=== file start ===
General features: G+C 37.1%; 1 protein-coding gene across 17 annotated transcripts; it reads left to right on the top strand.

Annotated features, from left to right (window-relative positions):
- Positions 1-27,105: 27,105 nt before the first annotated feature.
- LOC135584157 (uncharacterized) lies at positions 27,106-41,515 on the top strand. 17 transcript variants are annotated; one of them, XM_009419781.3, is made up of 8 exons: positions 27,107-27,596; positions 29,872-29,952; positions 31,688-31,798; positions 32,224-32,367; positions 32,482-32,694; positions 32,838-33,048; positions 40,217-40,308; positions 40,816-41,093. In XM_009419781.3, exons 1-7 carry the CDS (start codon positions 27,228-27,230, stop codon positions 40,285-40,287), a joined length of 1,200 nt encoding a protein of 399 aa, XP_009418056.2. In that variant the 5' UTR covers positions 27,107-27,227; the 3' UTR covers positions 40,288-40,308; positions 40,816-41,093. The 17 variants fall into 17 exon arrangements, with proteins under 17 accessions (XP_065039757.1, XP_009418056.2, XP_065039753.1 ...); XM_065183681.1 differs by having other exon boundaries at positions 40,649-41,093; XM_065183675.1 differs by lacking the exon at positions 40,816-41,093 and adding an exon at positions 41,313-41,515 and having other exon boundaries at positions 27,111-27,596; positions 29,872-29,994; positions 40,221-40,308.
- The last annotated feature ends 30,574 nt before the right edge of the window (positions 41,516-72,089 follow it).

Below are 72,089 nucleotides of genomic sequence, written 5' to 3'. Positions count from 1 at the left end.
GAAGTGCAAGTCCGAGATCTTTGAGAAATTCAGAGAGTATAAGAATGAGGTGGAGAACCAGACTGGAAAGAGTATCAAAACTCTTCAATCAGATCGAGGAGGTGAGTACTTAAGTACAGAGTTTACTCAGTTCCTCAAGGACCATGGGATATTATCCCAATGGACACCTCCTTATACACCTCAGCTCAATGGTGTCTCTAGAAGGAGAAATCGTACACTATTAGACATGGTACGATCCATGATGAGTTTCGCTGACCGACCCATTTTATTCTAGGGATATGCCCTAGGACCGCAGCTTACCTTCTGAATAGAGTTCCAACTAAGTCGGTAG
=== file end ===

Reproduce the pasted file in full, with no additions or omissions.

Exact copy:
General features: G+C 37.1%; 1 protein-coding gene across 17 annotated transcripts; it reads left to right on the top strand.

Annotated features, from left to right (window-relative positions):
- Positions 1-27,105: 27,105 nt before the first annotated feature.
- LOC135584157 (uncharacterized) lies at positions 27,106-41,515 on the top strand. 17 transcript variants are annotated; one of them, XM_009419781.3, is made up of 8 exons: positions 27,107-27,596; positions 29,872-29,952; positions 31,688-31,798; positions 32,224-32,367; positions 32,482-32,694; positions 32,838-33,048; positions 40,217-40,308; positions 40,816-41,093. In XM_009419781.3, exons 1-7 carry the CDS (start codon positions 27,228-27,230, stop codon positions 40,285-40,287), a joined length of 1,200 nt encoding a protein of 399 aa, XP_009418056.2. In that variant the 5' UTR covers positions 27,107-27,227; the 3' UTR covers positions 40,288-40,308; positions 40,816-41,093. The 17 variants fall into 17 exon arrangements, with proteins under 17 accessions (XP_065039757.1, XP_009418056.2, XP_065039753.1 ...); XM_065183681.1 differs by having other exon boundaries at positions 40,649-41,093; XM_065183675.1 differs by lacking the exon at positions 40,816-41,093 and adding an exon at positions 41,313-41,515 and having other exon boundaries at positions 27,111-27,596; positions 29,872-29,994; positions 40,221-40,308.
- The last annotated feature ends 30,574 nt before the right edge of the window (positions 41,516-72,089 follow it).

Below are 72,089 nucleotides of genomic sequence, written 5' to 3'. Positions count from 1 at the left end.
GAAGTGCAAGTCCGAGATCTTTGAGAAATTCAGAGAGTATAAGAATGAGGTGGAGAACCAGACTGGAAAGAGTATCAAAACTCTTCAATCAGATCGAGGAGGTGAGTACTTAAGTACAGAGTTTACTCAGTTCCTCAAGGACCATGGGATATTATCCCAATGGACACCTCCTTATACACCTCAGCTCAATGGTGTCTCTAGAAGGAGAAATCGTACACTATTAGACATGGTACGATCCATGATGAGTTTCGCTGACCGACCCATTTTATTCTAGGGATATGCCCTAGGACCGCAGCTTACCTTCTGAATAGAGTTCCAACTAAGTCGGTAG